John Travolta Was Offered Pulp Fiction After Helping Quentin Tarantino Live Out His 'Fantasy'

The most prominent feature of Quentin Tarantino's persona is his obsession with movies — so it's fitting that he became a director. But even among other directors, Tarantino's love of film is vast and encyclopedic. All of his films feature countless references to classic movies, from the wallet in "Pulp Fiction," to basically all of "Once Upon a Time in Hollywood." It's become sort of a game for eagle-eyed viewers to spot his many homages.

It makes sense that a movie aficionado who becomes a big-time director would find himself fanboying over some of the huge actors he's worked with, as he apparently did with John Travolta when he met him. Travolta would go on to star in "Pulp Fiction," but according to a 2019 interview, he wasn't offered the iconic role until he fulfilled a very strange request from the director. "All [Tarantino] wanted to do was spend the evening playing board games of my old movies," he said. "For instance, we played the 'Grease' board game, we played the 'Saturday Night Fever' board game, we played the 'Welcome Back, Kotter' board game. He just had this fantasy of being with his favorite actor and playing the board games from that actor's movies."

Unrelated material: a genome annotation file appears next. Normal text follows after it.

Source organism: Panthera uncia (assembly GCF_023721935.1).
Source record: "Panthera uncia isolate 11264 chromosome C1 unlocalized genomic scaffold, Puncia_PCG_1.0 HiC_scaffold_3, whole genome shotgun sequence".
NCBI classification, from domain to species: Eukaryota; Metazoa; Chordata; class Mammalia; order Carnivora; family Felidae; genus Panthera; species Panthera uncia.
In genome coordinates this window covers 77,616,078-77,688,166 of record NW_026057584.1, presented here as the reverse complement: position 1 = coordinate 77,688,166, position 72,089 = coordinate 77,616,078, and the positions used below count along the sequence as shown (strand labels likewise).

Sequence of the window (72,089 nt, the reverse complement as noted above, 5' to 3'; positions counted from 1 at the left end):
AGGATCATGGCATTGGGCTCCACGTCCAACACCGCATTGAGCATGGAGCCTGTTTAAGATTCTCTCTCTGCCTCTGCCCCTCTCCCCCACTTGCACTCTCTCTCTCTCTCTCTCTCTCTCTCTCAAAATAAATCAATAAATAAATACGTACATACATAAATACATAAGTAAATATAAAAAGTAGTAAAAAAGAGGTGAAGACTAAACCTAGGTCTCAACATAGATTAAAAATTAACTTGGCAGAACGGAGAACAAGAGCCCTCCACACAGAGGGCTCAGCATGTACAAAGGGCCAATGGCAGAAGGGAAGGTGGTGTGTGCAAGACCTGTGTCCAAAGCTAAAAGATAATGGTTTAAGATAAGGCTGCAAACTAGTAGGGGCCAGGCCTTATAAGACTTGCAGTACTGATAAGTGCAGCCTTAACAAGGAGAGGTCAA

Fanboy moments

While the anecdote is certainly bizarre, it's far from surprising if you know about Tarantino. It's not shocking at all that Tarantino not only owns all these (likely awful) movie cash-in board games, but that he has dreamed of playing them with the stars of the movies for years.

But according to Travolta in the 2019 interview, that wasn't all Tarantino asked of him.

"He said, 'If you could possibly become one of those characters out of nowhere, just say a line from 'Grease,' 'Saturday Night Fever' or 'Kotter,' that would make him happy,' so I would do that."

These almost childlike requests for Travolta to say his famous lines sit somewhere between endearing and off-putting, but it landed Travolta the offer to star in "Pulp Fiction." It wouldn't be the first time that Tarantino made a big filmmaking decision based on a hangout with some movie stars, as the idea of "Kill Bill" actually resulted from a night out with the "Pulp Fiction" cast and crew.

Great artists are often just huge weirdos, and Tarantino is no exception. But even if he does it in a particularly strange way, who could blame a man who has spent his whole life obsessed with movies for getting extremely excited when meeting the star of many of his favorites? It's this passion that fuels Tarantino's work, and it shows in the quality of his films.